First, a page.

Inside Rei Kawakubo’s Fashion Wonderland at the Met Museum

If you want to see fashion and shape taken to their limits, check out the Met’s Costume Institute exhibition celebrating Comme des Garçons’ Rei Kawakubo.

Paolo Roversi; Courtesy of The Metropolitan Museum of Art

There’s a bit of a vibe of the treasure hunt or game of eye-spy when you find yourself peering through artfully designed holes and around odd corners to view Japanese designer Rei Kawakubo’s astonishing designs for the Comme des Garçons label.

For those unfamiliar with her work, the Metropolitan Museum’s “Rei Kawakubo/Comme des Garçons: Art of the In-Between” exhibition honoring her career at the Met’s Costume Institute is a challenging introduction.

For starters, the exhibition space is an architectural maze of mostly circular white walls displaying 150 of Kawakubo’s avant-garde designs for Comme des Garçons, from her mostly black (and then-unpopular) early 1980s collections to her Fall 2017 “the future of silhouette”collection, which was made with industrial materials rather than textiles.

The exhibition makes beautiful sense when articulated by Bolton, who noted that Rei’s clothes have “often been described as indecipherable” because—in his view—they exist in that in-between space that the exhibition sets out to explore: “an unsettling zone of oscillating visual ambiguity and elusiveness.”

All of these big words and high concepts aside, the designs on display are indeed fantastic: abstract shapes and three-dimensional structures in her Spring/Summer 2014 “Not Making Clothing” collection, for instance, or the bubblegum pink and blue gingham separates in her 1997 “Body Meets Dress—Dress Meets Body” collection, dubbed her “lumps and bumps” collection by critics for its references to tumors and hunchbacks.

If the crowded space allows, you may spend some minutes staring in happy wonder and confusion at Kawakubo’s designs, which occupy a space between architecture and fashion, form, and function.

These are not dresses that you will commonly see in shops, high or low end. They are, quite literally, creations. A white wedding-like dress has a ruffled neck of apparent flowers. Another black dress flares out, and in its heart and an even darker black cut-out shape. Arms are cut short or little puffballs.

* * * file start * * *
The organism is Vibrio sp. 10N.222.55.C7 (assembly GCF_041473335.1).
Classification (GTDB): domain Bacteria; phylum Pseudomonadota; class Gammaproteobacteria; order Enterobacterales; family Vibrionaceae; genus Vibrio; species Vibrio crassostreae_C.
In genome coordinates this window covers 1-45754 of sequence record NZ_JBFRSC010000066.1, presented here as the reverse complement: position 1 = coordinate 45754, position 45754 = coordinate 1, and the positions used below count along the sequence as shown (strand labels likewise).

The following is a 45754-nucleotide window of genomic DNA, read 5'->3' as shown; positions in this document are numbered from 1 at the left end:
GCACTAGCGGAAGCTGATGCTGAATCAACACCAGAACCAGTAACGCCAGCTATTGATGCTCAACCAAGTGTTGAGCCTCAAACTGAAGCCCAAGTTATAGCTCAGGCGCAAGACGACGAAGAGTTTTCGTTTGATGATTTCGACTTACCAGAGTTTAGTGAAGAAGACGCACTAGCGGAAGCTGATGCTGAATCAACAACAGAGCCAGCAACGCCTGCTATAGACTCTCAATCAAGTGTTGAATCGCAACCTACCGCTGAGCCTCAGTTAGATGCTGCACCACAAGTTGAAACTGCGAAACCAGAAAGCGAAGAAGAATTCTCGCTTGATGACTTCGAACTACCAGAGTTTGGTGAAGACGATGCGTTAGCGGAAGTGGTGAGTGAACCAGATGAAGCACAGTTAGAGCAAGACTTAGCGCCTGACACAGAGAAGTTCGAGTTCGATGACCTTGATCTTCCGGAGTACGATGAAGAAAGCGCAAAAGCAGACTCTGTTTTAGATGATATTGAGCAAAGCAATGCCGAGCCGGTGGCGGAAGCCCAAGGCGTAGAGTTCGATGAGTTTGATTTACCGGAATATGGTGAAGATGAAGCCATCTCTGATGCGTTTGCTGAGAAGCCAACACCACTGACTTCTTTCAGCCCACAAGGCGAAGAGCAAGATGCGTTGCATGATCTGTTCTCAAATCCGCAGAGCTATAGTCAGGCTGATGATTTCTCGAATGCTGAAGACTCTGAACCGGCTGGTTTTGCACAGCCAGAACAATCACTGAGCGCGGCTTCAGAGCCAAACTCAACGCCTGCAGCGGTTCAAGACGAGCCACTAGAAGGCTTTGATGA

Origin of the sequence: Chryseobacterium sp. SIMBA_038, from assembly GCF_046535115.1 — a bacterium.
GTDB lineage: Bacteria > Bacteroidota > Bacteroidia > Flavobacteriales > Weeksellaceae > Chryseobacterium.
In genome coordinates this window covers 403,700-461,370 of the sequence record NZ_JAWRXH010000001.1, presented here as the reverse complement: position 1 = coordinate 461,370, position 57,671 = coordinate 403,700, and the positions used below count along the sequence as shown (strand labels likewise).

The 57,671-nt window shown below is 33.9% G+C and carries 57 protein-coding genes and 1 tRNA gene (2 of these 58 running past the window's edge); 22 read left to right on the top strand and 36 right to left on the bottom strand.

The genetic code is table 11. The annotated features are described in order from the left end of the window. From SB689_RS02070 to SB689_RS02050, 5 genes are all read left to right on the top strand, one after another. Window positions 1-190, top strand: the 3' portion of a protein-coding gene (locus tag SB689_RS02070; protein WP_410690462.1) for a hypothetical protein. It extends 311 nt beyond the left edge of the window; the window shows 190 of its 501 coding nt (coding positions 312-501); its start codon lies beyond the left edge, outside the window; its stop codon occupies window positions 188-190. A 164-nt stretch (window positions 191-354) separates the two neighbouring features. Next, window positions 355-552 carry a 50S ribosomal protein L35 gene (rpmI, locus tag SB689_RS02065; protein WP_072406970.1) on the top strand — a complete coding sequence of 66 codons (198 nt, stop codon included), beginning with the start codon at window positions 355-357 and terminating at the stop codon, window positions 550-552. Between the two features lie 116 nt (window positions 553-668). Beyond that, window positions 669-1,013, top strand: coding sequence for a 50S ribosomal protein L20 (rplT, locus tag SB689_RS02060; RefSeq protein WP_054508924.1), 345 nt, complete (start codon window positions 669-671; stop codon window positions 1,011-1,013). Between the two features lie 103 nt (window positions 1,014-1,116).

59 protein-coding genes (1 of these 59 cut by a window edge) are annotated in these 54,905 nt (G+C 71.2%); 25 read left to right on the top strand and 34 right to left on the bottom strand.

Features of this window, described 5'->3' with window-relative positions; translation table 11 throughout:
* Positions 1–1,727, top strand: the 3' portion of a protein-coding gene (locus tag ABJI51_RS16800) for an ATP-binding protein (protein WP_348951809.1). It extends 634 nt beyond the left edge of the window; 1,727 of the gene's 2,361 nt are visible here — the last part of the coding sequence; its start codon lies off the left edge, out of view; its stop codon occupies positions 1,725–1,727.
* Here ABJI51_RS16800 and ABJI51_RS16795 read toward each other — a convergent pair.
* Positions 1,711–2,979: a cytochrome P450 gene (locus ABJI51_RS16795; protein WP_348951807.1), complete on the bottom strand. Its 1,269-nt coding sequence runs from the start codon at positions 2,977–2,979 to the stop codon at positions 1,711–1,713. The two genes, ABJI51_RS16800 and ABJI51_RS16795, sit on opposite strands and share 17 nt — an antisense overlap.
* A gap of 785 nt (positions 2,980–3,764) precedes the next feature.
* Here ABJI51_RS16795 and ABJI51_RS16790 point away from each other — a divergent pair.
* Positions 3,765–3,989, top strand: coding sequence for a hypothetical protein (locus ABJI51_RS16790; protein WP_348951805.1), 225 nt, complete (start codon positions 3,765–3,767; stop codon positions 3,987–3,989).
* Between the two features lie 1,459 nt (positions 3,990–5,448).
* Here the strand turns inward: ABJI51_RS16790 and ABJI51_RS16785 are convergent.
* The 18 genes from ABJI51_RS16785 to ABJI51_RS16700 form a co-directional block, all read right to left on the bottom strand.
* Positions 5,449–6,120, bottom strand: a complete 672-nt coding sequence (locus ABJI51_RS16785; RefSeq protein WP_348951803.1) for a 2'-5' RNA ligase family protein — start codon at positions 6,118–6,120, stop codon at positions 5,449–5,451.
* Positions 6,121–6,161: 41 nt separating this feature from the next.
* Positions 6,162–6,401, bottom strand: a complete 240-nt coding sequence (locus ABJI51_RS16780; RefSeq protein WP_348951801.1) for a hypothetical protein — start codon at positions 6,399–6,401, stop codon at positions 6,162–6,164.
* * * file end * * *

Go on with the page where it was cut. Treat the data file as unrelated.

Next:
They can seem cartoonishly shaped, but the cut is serious. Some shoulders come with holsters on their front, a black hat looks ready to fly off the head. Two fitted dresses come with flared, puffy panels. Another dark blue dress is an explosion of ruffles, with a mass of black material leaking beautifully from its front, the entire get-up set off by a red fuzz of a wig (the hats and wigs are something else in this show).

There are no directions on the walls to guide visitors through this maze— no wall texts to help them make sense of Kawakubo’s magnificent designs and navigate the trajectory of her career.

Absent traditional visual explanations on the walls, visitors must constantly refer to a physical pamphlet handed out at the beginning of the exhibition, as if trying to decode the key to a treasure hunt. Adding to the confusion are the 300 blinding fluorescent tubes that light the exhibition from overhead.

It is fitting that an exhibition devoted to Kawakubo—the first living designer to be honored with a retrospective at the Met since 1983—be spacially, visually, and intellectually challenging. (As museum director Thomas Campbell acknowledged Monday morning, the exhibition is “unlike anything we’ve done here before.”)

Since founding Comme des Garçons in 1969, the Japanese designer has consistently challenged and upended beauty and body ideals, gender norms, and other fashion paradigms, including the distinction between fashion and art. For anyone not schooled in Kawakubo’s art, her cerebral designs need explanation—and the Met’s new exhibition doesn’t provide much beyond a dense pamphlet.